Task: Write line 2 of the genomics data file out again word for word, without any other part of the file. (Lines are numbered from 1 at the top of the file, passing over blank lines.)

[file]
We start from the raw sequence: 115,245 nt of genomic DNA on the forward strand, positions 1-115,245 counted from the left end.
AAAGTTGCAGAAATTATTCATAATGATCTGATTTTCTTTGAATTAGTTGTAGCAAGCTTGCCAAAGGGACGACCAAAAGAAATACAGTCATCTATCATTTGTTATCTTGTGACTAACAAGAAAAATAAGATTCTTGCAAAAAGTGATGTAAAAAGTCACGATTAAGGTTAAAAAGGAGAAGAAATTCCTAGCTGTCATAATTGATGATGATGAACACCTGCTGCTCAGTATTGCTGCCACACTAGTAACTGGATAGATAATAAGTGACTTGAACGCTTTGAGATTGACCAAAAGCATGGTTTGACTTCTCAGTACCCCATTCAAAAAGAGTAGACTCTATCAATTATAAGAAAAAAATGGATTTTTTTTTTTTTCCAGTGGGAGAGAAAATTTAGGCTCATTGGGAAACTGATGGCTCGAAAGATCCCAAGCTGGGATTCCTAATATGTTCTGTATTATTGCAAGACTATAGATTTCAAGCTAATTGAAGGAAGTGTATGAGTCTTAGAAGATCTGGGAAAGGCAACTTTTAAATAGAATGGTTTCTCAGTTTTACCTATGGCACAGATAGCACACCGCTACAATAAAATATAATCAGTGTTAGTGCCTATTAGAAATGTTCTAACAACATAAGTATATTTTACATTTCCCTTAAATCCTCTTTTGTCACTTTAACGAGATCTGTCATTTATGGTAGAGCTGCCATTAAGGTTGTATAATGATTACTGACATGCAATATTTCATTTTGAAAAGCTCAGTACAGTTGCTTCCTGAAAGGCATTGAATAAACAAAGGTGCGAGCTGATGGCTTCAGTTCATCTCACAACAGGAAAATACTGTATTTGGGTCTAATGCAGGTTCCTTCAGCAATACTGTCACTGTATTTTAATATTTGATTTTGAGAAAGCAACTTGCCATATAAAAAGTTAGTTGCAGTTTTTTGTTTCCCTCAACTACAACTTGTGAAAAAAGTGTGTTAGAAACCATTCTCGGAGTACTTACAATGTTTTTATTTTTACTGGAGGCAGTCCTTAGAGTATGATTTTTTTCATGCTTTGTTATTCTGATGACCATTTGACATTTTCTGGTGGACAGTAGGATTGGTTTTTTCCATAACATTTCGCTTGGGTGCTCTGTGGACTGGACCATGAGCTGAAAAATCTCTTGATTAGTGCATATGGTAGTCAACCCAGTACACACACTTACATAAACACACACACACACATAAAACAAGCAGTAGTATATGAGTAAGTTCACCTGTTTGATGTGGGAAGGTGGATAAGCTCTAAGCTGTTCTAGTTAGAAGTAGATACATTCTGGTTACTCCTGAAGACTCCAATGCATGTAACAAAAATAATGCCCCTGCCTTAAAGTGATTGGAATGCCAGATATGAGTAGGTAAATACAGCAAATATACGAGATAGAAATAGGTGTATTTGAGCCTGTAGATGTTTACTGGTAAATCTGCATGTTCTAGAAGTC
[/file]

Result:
AAAGTTGCAGAAATTATTCATAATGATCTGATTTTCTTTGAATTAGTTGTAGCAAGCTTGCCAAAGGGACGACCAAAAGAAATACAGTCATCTATCATTTGTTATCTTGTGACTAACAAGAAAAATAAGATTCTTGCAAAAAGTGATGTAAAAAGTCACGATTAAGGTTAAAAAGGAGAAGAAATTCCTAGCTGTCATAATTGATGATGATGAACACCTGCTGCTCAGTATTGCTGCCACACTAGTAACTGGATAGATAATAAGTGACTTGAACGCTTTGAGATTGACCAAAAGCATGGTTTGACTTCTCAGTACCCCATTCAAAAAGAGTAGACTCTATCAATTATAAGAAAAAAATGGATTTTTTTTTTTTTCCAGTGGGAGAGAAAATTTAGGCTCATTGGGAAACTGATGGCTCGAAAGATCCCAAGCTGGGATTCCTAATATGTTCTGTATTATTGCAAGACTATAGATTTCAAGCTAATTGAAGGAAGTGTATGAGTCTTAGAAGATCTGGGAAAGGCAACTTTTAAATAGAATGGTTTCTCAGTTTTACCTATGGCACAGATAGCACACCGCTACAATAAAATATAATCAGTGTTAGTGCCTATTAGAAATGTTCTAACAACATAAGTATATTTTACATTTCCCTTAAATCCTCTTTTGTCACTTTAACGAGATCTGTCATTTATGGTAGAGCTGCCATTAAGGTTGTATAATGATTACTGACATGCAATATTTCATTTTGAAAAGCTCAGTACAGTTGCTTCCTGAAAGGCATTGAATAAACAAAGGTGCGAGCTGATGGCTTCAGTTCATCTCACAACAGGAAAATACTGTATTTGGGTCTAATGCAGGTTCCTTCAGCAATACTGTCACTGTATTTTAATATTTGATTTTGAGAAAGCAACTTGCCATATAAAAAGTTAGTTGCAGTTTTTTGTTTCCCTCAACTACAACTTGTGAAAAAAGTGTGTTAGAAACCATTCTCGGAGTACTTACAATGTTTTTATTTTTACTGGAGGCAGTCCTTAGAGTATGATTTTTTTCATGCTTTGTTATTCTGATGACCATTTGACATTTTCTGGTGGACAGTAGGATTGGTTTTTTCCATAACATTTCGCTTGGGTGCTCTGTGGACTGGACCATGAGCTGAAAAATCTCTTGATTAGTGCATATGGTAGTCAACCCAGTACACACACTTACATAAACACACACACACACATAAAACAAGCAGTAGTATATGAGTAAGTTCACCTGTTTGATGTGGGAAGGTGGATAAGCTCTAAGCTGTTCTAGTTAGAAGTAGATACATTCTGGTTACTCCTGAAGACTCCAATGCATGTAACAAAAATAATGCCCCTGCCTTAAAGTGATTGGAATGCCAGATATGAGTAGGTAAATACAGCAAATATACGAGATAGAAATAGGTGTATTTGAGCCTGTAGATGTTTACTGGTAAATCTGCATGTTCTAGAAGTC